In Taylor v. Mississippi, 319 U.S. 583 (1943), the Supreme Court struck down a 1942 Mississippi statute that provided for the imprisonment of individuals who helped “create an attitude of stubborn refusal to salute, honor or respect the flag or government of the United States, or of the state of Mississippi,” finding it in violation of the rights of free speech and press guaranteed by the First Amendment.
Mississippi convicted Jehovah’s Witnesses for persuading individuals to not salute the flag
The backdrop was World War II, and Mississippi had applied the law to a number of Jehovah’s Witnesses — including R. E. Taylor — who, motivated by anti-war sentiment, had tried by word of mouth and through the distribution of literature to persuade individuals that saluting the flag was wrong. They were subsequently convicted and sentenced under the Mississippi statute to terms lasting until the end of the ongoing war but not to exceed 10 years. The Supreme Court of Mississippi affirmed, but the U.S. Supreme Court reversed the lower courts’ rulings.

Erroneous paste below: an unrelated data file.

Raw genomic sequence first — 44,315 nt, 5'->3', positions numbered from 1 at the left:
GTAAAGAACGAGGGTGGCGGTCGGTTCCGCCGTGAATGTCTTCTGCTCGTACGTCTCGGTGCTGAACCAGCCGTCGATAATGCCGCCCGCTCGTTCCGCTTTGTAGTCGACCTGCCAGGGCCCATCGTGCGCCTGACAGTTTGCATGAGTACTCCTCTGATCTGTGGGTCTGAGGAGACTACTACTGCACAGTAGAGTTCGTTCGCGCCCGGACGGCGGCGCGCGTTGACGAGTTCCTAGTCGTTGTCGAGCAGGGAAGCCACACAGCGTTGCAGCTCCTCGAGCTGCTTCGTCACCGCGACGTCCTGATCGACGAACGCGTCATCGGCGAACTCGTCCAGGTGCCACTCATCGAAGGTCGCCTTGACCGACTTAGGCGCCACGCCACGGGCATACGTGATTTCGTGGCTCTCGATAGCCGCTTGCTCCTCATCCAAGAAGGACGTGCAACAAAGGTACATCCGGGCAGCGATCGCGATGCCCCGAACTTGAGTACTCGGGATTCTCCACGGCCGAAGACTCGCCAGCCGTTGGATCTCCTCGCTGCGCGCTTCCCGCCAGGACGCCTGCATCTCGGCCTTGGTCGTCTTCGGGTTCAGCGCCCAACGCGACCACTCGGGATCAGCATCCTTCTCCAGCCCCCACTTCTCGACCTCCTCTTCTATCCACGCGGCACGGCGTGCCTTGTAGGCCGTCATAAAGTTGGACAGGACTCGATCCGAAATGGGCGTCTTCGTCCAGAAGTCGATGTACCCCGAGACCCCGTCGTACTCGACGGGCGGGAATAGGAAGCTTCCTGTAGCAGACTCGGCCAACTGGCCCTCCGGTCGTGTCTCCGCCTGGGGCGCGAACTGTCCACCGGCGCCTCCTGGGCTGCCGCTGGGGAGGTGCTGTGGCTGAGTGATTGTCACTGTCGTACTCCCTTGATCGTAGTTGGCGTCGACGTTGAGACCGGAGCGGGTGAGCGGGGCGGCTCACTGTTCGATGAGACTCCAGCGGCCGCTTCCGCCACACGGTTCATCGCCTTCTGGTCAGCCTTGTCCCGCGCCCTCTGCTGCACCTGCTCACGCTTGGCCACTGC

Court struck down law
In an opinion for the unanimous court — issued on the same day as the Court’s famous flag salute decision in West Virginia State Board of Education v. Barnette — Justice Owen J. Roberts observed that the individuals had not been accused of teaching violence or sabotage and indicated that if schoolchildren could not be forced to salute the flag, then governments could not punish individuals for trying to convince others that saluting the flag was wrong. Roberts observed that the government had not questioned the sincerity of the appellants or shown that they had created any clear and present danger.
John Vile is a professor of political science and dean of the Honors College at Middle Tennessee State University. He is co-editor of the Encyclopedia of the First Amendment. This article was originally published in 2009.